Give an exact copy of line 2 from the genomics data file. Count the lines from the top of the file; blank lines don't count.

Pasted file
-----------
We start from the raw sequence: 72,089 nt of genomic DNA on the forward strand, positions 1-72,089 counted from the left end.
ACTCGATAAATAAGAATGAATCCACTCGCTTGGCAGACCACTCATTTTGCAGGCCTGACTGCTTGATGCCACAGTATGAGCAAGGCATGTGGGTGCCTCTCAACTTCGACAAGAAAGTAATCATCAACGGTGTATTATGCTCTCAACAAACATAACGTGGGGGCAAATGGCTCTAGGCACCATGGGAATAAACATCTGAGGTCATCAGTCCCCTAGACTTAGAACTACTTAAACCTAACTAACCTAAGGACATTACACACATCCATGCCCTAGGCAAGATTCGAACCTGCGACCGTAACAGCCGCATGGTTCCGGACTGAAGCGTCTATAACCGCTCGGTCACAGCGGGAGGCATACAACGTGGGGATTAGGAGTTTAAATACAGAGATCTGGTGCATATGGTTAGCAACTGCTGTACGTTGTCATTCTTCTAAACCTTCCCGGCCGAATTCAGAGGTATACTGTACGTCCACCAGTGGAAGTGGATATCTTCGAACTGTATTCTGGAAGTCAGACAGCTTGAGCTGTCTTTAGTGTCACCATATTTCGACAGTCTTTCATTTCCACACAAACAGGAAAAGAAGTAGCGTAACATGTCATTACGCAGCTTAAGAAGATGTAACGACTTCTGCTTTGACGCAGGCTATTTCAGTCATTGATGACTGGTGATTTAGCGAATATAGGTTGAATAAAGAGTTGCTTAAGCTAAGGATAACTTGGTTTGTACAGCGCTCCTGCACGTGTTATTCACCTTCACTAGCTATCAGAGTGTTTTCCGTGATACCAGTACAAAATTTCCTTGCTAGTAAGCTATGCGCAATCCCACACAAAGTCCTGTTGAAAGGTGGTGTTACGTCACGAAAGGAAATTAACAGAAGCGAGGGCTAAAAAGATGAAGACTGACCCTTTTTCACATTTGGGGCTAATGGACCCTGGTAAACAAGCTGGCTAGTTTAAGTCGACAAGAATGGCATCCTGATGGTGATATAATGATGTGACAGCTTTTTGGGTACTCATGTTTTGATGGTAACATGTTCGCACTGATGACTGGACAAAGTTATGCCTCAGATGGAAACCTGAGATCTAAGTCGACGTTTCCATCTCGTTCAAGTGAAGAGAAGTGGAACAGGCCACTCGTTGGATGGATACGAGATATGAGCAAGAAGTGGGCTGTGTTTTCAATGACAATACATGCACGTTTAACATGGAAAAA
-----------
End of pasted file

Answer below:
ACTCGATAAATAAGAATGAATCCACTCGCTTGGCAGACCACTCATTTTGCAGGCCTGACTGCTTGATGCCACAGTATGAGCAAGGCATGTGGGTGCCTCTCAACTTCGACAAGAAAGTAATCATCAACGGTGTATTATGCTCTCAACAAACATAACGTGGGGGCAAATGGCTCTAGGCACCATGGGAATAAACATCTGAGGTCATCAGTCCCCTAGACTTAGAACTACTTAAACCTAACTAACCTAAGGACATTACACACATCCATGCCCTAGGCAAGATTCGAACCTGCGACCGTAACAGCCGCATGGTTCCGGACTGAAGCGTCTATAACCGCTCGGTCACAGCGGGAGGCATACAACGTGGGGATTAGGAGTTTAAATACAGAGATCTGGTGCATATGGTTAGCAACTGCTGTACGTTGTCATTCTTCTAAACCTTCCCGGCCGAATTCAGAGGTATACTGTACGTCCACCAGTGGAAGTGGATATCTTCGAACTGTATTCTGGAAGTCAGACAGCTTGAGCTGTCTTTAGTGTCACCATATTTCGACAGTCTTTCATTTCCACACAAACAGGAAAAGAAGTAGCGTAACATGTCATTACGCAGCTTAAGAAGATGTAACGACTTCTGCTTTGACGCAGGCTATTTCAGTCATTGATGACTGGTGATTTAGCGAATATAGGTTGAATAAAGAGTTGCTTAAGCTAAGGATAACTTGGTTTGTACAGCGCTCCTGCACGTGTTATTCACCTTCACTAGCTATCAGAGTGTTTTCCGTGATACCAGTACAAAATTTCCTTGCTAGTAAGCTATGCGCAATCCCACACAAAGTCCTGTTGAAAGGTGGTGTTACGTCACGAAAGGAAATTAACAGAAGCGAGGGCTAAAAAGATGAAGACTGACCCTTTTTCACATTTGGGGCTAATGGACCCTGGTAAACAAGCTGGCTAGTTTAAGTCGACAAGAATGGCATCCTGATGGTGATATAATGATGTGACAGCTTTTTGGGTACTCATGTTTTGATGGTAACATGTTCGCACTGATGACTGGACAAAGTTATGCCTCAGATGGAAACCTGAGATCTAAGTCGACGTTTCCATCTCGTTCAAGTGAAGAGAAGTGGAACAGGCCACTCGTTGGATGGATACGAGATATGAGCAAGAAGTGGGCTGTGTTTTCAATGACAATACATGCACGTTTAACATGGAAAAA